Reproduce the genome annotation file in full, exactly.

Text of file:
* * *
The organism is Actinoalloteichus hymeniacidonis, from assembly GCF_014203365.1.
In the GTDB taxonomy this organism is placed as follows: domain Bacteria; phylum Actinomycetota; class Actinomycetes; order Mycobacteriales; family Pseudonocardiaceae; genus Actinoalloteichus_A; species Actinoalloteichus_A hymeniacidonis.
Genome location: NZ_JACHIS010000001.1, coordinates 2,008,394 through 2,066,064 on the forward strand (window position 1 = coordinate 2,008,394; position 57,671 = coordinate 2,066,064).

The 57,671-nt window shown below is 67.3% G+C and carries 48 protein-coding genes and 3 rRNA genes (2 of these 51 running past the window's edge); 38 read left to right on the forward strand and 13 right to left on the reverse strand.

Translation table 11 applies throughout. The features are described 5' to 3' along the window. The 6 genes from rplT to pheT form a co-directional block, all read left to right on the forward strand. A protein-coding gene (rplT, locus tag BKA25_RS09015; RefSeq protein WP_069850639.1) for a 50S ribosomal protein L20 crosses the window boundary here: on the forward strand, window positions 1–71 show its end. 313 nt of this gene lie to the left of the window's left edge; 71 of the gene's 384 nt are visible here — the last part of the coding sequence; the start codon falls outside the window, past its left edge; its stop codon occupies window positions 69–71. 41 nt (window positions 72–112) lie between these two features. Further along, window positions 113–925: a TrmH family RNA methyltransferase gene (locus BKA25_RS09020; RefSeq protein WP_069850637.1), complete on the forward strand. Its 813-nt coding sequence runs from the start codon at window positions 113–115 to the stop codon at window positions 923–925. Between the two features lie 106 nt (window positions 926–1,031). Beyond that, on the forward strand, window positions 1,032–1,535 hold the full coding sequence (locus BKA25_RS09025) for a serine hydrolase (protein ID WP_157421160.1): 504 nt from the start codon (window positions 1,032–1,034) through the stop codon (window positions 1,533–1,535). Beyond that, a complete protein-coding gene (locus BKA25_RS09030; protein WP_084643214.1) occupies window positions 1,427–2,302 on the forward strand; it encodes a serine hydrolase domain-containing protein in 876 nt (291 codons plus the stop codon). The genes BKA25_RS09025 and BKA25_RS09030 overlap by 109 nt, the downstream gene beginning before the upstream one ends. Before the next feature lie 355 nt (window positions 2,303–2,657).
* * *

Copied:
The organism is Actinoalloteichus hymeniacidonis, from assembly GCF_014203365.1.
In the GTDB taxonomy this organism is placed as follows: domain Bacteria; phylum Actinomycetota; class Actinomycetes; order Mycobacteriales; family Pseudonocardiaceae; genus Actinoalloteichus_A; species Actinoalloteichus_A hymeniacidonis.
Genome location: NZ_JACHIS010000001.1, coordinates 2,008,394 through 2,066,064 on the forward strand (window position 1 = coordinate 2,008,394; position 57,671 = coordinate 2,066,064).

The 57,671-nt window shown below is 67.3% G+C and carries 48 protein-coding genes and 3 rRNA genes (2 of these 51 running past the window's edge); 38 read left to right on the forward strand and 13 right to left on the reverse strand.

Translation table 11 applies throughout. The features are described 5' to 3' along the window. The 6 genes from rplT to pheT form a co-directional block, all read left to right on the forward strand. A protein-coding gene (rplT, locus tag BKA25_RS09015; RefSeq protein WP_069850639.1) for a 50S ribosomal protein L20 crosses the window boundary here: on the forward strand, window positions 1–71 show its end. 313 nt of this gene lie to the left of the window's left edge; 71 of the gene's 384 nt are visible here — the last part of the coding sequence; the start codon falls outside the window, past its left edge; its stop codon occupies window positions 69–71. 41 nt (window positions 72–112) lie between these two features. Further along, window positions 113–925: a TrmH family RNA methyltransferase gene (locus BKA25_RS09020; RefSeq protein WP_069850637.1), complete on the forward strand. Its 813-nt coding sequence runs from the start codon at window positions 113–115 to the stop codon at window positions 923–925. Between the two features lie 106 nt (window positions 926–1,031). Beyond that, on the forward strand, window positions 1,032–1,535 hold the full coding sequence (locus BKA25_RS09025) for a serine hydrolase (protein ID WP_157421160.1): 504 nt from the start codon (window positions 1,032–1,034) through the stop codon (window positions 1,533–1,535). Beyond that, a complete protein-coding gene (locus BKA25_RS09030; protein WP_084643214.1) occupies window positions 1,427–2,302 on the forward strand; it encodes a serine hydrolase domain-containing protein in 876 nt (291 codons plus the stop codon). The genes BKA25_RS09025 and BKA25_RS09030 overlap by 109 nt, the downstream gene beginning before the upstream one ends. Before the next feature lie 355 nt (window positions 2,303–2,657).